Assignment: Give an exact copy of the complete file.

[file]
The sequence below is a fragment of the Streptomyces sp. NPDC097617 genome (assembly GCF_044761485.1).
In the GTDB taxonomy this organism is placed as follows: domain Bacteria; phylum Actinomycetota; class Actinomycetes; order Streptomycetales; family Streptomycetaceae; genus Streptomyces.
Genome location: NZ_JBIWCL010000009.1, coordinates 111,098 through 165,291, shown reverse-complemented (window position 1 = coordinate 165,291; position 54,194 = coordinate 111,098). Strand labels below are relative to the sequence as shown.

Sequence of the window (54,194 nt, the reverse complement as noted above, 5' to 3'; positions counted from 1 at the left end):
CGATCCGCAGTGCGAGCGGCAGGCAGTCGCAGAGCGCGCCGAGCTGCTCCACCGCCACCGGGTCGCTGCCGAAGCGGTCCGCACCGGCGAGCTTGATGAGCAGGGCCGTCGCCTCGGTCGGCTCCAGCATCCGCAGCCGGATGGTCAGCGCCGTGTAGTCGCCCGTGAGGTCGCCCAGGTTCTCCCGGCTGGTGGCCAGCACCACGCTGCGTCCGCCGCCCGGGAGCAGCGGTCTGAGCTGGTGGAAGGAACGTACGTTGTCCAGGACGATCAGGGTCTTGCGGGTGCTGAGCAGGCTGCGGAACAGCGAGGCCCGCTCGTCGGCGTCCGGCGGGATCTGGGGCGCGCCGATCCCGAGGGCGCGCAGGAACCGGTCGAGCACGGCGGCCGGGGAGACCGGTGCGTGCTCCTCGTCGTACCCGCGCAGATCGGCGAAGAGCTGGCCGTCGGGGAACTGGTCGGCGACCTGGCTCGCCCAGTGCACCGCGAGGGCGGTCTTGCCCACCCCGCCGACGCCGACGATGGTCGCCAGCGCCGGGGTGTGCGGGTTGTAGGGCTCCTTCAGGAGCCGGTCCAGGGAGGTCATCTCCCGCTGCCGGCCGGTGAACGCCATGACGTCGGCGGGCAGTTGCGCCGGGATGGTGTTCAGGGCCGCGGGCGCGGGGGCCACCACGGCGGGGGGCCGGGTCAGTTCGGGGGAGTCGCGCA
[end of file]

The sequence below is a fragment of the Streptomyces sp. NPDC097617 genome (assembly GCF_044761485.1).
In the GTDB taxonomy this organism is placed as follows: domain Bacteria; phylum Actinomycetota; class Actinomycetes; order Streptomycetales; family Streptomycetaceae; genus Streptomyces.
Genome location: NZ_JBIWCL010000009.1, coordinates 111,098 through 165,291, shown reverse-complemented (window position 1 = coordinate 165,291; position 54,194 = coordinate 111,098). Strand labels below are relative to the sequence as shown.

Sequence of the window (54,194 nt, the reverse complement as noted above, 5' to 3'; positions counted from 1 at the left end):
CGATCCGCAGTGCGAGCGGCAGGCAGTCGCAGAGCGCGCCGAGCTGCTCCACCGCCACCGGGTCGCTGCCGAAGCGGTCCGCACCGGCGAGCTTGATGAGCAGGGCCGTCGCCTCGGTCGGCTCCAGCATCCGCAGCCGGATGGTCAGCGCCGTGTAGTCGCCCGTGAGGTCGCCCAGGTTCTCCCGGCTGGTGGCCAGCACCACGCTGCGTCCGCCGCCCGGGAGCAGCGGTCTGAGCTGGTGGAAGGAACGTACGTTGTCCAGGACGATCAGGGTCTTGCGGGTGCTGAGCAGGCTGCGGAACAGCGAGGCCCGCTCGTCGGCGTCCGGCGGGATCTGGGGCGCGCCGATCCCGAGGGCGCGCAGGAACCGGTCGAGCACGGCGGCCGGGGAGACCGGTGCGTGCTCCTCGTCGTACCCGCGCAGATCGGCGAAGAGCTGGCCGTCGGGGAACTGGTCGGCGACCTGGCTCGCCCAGTGCACCGCGAGGGCGGTCTTGCCCACCCCGCCGACGCCGACGATGGTCGCCAGCGCCGGGGTGTGCGGGTTGTAGGGCTCCTTCAGGAGCCGGTCCAGGGAGGTCATCTCCCGCTGCCGGCCGGTGAACGCCATGACGTCGGCGGGCAGTTGCGCCGGGATGGTGTTCAGGGCCGCGGGCGCGGGGGCCACCACGGCGGGGGGCCGGGTCAGTTCGGGGGAGTCGCGCA